Open Source Spat: OpenBSD versus FreeBSD

What happens when people, who are supposed to advocate openness and collaboration among developers, start to snipe at each other’s ability to deliver the goods? It’s like the Peloponnesian War without the hunky warriors, action, and historic relevance.

A spat has erupted in the BSD open sauce communities with OpenBSD saying that FreeBSD is years behind when it comes to security.

It all started when FreeBSN announced that it will reduce the role of random number generators which are built into processors from Intel and Via, over suspicions that these methods may have been compromised by the National Security Agency.

But the man behind the OpenBSD project, Theo de Raadt, sniffed that he had no reason to follow the steps taken by FreeBSD with regard to hardware-based cryptography because it has already been doing this for a decade.

In an interview with ITWire, de Raadt was described as being “scathing” when asked if his project would be doing what FreeBSD has announced.

He said that FreeBSD has just caught up to what OpenBSD has been doing for over 10 years and there is nothing new in their changes.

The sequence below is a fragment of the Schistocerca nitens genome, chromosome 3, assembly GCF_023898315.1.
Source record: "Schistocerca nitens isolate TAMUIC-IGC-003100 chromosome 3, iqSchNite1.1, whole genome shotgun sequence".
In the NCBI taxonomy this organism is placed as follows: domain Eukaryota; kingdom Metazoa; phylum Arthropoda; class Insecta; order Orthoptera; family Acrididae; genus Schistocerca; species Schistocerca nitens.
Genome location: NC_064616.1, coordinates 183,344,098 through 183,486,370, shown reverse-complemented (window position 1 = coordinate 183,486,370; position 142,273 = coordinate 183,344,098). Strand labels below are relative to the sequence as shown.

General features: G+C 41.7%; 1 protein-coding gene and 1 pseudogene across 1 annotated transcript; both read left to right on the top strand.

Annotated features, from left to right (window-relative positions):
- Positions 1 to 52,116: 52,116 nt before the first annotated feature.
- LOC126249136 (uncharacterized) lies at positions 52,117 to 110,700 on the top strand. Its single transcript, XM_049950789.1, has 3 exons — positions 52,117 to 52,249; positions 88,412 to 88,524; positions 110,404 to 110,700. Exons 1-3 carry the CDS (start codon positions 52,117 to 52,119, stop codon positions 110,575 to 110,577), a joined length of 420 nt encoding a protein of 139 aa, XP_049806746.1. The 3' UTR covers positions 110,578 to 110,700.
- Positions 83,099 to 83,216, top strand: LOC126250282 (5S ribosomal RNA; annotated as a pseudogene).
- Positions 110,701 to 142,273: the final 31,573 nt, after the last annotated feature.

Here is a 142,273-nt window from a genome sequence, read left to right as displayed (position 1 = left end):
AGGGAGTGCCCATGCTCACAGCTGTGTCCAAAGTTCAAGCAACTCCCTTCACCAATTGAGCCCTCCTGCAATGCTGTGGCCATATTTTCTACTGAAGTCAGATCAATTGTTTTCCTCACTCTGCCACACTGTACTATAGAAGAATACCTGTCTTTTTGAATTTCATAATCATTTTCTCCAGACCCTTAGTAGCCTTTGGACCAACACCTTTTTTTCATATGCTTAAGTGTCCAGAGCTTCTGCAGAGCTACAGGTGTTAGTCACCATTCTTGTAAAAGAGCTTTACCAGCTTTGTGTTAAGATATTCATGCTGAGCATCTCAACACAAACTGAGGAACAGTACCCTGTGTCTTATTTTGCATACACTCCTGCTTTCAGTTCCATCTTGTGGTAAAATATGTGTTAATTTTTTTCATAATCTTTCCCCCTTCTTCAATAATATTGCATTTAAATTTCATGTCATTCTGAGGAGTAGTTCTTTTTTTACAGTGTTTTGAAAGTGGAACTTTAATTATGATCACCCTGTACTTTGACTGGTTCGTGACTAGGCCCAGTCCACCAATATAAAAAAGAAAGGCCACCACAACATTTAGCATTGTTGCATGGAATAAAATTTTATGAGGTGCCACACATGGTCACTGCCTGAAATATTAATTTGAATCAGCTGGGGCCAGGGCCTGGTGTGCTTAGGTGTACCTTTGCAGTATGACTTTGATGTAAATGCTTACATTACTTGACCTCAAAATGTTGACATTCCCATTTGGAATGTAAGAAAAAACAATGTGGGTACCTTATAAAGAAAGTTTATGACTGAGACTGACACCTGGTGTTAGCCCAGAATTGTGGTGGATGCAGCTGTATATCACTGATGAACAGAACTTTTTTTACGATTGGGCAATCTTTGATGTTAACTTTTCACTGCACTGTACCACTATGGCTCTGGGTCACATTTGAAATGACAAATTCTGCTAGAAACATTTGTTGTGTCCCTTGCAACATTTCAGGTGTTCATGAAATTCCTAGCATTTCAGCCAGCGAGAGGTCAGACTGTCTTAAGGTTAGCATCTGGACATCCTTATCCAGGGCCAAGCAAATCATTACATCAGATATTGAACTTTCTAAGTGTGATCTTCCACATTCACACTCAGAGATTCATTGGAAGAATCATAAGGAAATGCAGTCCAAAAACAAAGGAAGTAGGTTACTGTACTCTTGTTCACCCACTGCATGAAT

De Raadt was also miffed that the hack in question had asked him that question. However, he said that OpenBSD could not follow FreeBSD because it was already leading in 2003.

He lashed out at 10 years of FreeBSD stupidity. He said that the group didn’t know a thing about security and ignored relevant research in all fields.

De Raadt said OpenBSD’s support for the Intel CPU rdrand instruction was added in 2012.

This code added entropy into the bottom of the randomization subsystem, such as timings between packets or disk IOs or mouse movements.

Intel RNG data was not better or worse in any way, since a random subsystem is engineered very specifically to smooth input data into output strong-random data, safely, he said.

“When the Intel RNG code above was added, it was simply following a pattern already established. Our first per-CPU randomisation support was for the VIA C3 cpus, which added a proprietary instruction almost a decade ahead of Intel. This code was added in 2003.”

De Raadt said that now everyone was discovering that FreeBSD has been doing it wrong.

“It’s not as if they operate in a closed source world, and couldn’t have looked at what others did. They must have chosen a few years ago to do this wrong, intentionally,” he said. Ohhh get her. 

Source: TechEye